August 15, 2022
Joint research to help seeds thrive in revegetation
In a move that could improve landscape revegetation around the world, our scientists are joining forces with some of the best biodiversity minds in Western Australia to further develop precision technology to treat and sow seed mixes so they have the best chance of thriving.
We have contributed almost $500,000 in a collaborative effort with the Cooperative Research Centre for Transformation in Mining Economies (CRC TiME), the University of Western Australia (UWA) and the Department of Biodiversity, Conservation and Attractions (Kings Park Science) for the Australian Seed Scaling Initiative (ASSI).
Already trialled in iron ore mining areas in the Pilbara, the project will apply precision-seeding technologies to our bauxite mining operations in south-western WA.
Alcoa’s Biodiversity Director Dr Andrew Grigg said the project had enormous potential to improve the efficiency of restoration efforts, increasing the establishment success of some seeded species by as much as 40 per cent.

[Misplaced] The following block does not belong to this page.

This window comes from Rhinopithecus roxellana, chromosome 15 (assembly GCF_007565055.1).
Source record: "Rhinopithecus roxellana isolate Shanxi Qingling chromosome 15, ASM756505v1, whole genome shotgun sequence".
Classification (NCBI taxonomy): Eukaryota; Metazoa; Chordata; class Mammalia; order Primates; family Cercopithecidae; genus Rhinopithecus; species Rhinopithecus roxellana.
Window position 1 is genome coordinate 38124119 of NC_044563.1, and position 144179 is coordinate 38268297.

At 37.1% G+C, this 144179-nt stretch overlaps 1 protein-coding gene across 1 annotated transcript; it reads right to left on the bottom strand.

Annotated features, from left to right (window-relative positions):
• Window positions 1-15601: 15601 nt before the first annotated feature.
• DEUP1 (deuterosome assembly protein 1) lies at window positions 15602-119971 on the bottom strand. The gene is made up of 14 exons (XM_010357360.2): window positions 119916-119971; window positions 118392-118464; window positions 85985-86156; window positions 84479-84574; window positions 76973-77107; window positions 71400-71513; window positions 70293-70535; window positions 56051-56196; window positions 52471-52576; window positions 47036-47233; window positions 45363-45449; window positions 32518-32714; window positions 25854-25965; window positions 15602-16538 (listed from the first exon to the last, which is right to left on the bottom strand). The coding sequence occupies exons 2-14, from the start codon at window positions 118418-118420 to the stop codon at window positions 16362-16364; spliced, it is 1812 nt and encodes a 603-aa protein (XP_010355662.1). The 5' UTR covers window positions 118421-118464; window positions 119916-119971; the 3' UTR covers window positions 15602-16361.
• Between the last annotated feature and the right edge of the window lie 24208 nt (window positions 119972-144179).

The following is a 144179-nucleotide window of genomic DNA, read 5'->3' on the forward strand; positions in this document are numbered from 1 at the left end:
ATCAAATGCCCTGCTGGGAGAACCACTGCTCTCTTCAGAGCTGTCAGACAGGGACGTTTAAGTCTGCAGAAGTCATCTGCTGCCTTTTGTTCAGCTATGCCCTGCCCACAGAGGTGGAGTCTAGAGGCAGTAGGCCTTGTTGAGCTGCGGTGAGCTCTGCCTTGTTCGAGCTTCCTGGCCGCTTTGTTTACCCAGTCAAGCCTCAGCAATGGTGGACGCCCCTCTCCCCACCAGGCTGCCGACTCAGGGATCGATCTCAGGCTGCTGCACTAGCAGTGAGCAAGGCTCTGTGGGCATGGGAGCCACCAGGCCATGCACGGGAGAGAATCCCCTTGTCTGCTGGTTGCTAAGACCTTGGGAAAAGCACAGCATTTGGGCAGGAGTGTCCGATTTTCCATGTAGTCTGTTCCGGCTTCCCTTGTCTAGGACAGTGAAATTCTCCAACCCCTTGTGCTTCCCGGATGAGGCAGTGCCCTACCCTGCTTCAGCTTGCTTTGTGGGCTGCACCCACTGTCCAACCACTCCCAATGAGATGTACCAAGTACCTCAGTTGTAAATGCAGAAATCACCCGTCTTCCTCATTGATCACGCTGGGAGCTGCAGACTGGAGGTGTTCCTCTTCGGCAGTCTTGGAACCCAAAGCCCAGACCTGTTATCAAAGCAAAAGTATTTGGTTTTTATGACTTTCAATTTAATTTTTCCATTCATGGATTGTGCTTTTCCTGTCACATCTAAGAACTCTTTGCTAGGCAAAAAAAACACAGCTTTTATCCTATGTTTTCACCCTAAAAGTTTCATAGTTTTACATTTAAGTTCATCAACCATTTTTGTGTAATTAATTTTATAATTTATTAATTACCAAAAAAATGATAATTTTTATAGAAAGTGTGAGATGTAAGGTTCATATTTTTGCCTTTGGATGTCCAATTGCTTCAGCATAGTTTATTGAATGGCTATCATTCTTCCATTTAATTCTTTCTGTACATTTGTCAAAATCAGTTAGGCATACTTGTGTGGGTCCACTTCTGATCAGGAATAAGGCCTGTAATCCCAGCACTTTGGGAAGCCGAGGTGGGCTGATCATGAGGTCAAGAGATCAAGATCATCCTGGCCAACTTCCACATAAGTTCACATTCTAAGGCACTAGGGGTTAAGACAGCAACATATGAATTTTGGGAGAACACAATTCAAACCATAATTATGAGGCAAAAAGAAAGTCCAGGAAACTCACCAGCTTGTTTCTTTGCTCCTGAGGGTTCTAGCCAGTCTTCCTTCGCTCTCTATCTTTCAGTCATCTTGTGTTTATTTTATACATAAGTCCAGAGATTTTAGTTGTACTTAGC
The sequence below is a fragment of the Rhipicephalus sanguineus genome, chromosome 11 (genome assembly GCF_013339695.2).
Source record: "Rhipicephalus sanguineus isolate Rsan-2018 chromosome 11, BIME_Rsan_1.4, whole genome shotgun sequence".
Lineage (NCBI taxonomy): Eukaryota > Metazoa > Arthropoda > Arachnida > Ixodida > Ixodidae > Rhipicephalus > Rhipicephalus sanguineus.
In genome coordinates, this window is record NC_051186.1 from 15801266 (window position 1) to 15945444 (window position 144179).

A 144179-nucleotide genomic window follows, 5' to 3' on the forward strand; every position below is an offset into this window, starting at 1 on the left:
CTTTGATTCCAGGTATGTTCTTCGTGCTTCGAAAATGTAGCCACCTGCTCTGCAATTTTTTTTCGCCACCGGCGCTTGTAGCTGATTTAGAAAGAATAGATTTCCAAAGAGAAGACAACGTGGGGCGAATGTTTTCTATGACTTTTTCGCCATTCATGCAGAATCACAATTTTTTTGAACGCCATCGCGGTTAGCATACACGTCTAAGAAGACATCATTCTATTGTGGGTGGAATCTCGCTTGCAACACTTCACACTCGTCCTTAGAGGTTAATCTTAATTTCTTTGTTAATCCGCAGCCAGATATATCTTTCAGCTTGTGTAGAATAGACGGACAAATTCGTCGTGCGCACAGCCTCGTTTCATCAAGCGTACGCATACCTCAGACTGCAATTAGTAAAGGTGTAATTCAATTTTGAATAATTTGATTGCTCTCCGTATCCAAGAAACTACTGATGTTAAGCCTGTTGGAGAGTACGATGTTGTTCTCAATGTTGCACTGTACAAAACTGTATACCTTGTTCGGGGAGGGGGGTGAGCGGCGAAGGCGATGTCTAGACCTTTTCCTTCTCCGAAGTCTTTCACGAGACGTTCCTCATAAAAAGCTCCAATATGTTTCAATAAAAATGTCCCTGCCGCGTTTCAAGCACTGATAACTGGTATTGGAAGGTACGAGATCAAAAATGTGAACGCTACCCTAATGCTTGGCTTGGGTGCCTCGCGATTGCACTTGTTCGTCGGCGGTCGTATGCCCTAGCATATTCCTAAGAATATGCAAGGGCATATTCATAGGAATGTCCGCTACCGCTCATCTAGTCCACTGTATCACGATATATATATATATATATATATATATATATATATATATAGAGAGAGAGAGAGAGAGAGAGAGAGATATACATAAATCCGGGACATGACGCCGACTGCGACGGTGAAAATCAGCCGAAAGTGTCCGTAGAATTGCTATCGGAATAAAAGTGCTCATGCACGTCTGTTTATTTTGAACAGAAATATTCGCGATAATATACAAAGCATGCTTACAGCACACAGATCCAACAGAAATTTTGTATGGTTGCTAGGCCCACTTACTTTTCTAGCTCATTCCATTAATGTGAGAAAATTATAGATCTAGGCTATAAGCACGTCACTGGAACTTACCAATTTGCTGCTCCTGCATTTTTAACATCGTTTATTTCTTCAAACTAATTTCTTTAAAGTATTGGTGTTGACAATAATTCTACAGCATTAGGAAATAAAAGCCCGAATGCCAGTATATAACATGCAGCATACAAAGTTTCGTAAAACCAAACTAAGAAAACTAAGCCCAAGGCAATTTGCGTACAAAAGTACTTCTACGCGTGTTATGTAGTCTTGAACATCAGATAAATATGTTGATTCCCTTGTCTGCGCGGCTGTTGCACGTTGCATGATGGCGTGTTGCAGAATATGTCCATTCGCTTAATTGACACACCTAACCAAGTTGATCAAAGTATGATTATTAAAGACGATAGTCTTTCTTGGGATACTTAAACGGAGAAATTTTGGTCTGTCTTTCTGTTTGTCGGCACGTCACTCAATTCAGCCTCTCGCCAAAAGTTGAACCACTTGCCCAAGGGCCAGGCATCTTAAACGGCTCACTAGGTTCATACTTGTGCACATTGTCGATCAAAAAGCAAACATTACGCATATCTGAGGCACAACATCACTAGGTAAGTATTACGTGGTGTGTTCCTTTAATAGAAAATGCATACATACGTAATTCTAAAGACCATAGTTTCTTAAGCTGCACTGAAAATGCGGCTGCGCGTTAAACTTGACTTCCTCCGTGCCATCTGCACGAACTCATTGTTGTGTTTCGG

“Managing our mining footprint and establishing high-quality rehabilitation are key aspects in Alcoa’s pursuit of zero net loss in biodiversity for new mines or major extensions,” Dr Grigg said.
“We know some plant species in the jarrah forest are difficult to germinate without special seed treatments, so this research will explore ways to achieve this on a large scale.
“For more than 50 years, research and innovation have been critical to the success of our rehabilitation program and this partnership is a significant step in our ongoing journey to restore a healthy and resilient jarrah forest in south-western WA.”
Run over multiple years and seasons, the 10 to 50 hectare trials will evaluate aspects such as how to achieve optimal sowing depths for a range of jarrah forest species, seed enhancement technologies, seeding rates and mix of seeds and integrity of seedbed preparation and erosion control.
Technologies that improve seed performance have global implications across a range of commodities, companies and environmental contexts outside of mining.
Findings will be shared through peer-reviewed publications, demonstration days, workshops, conferences and annual project reports.
With a total cost of $3 million, the ASSI is expected to run for 3.5 years.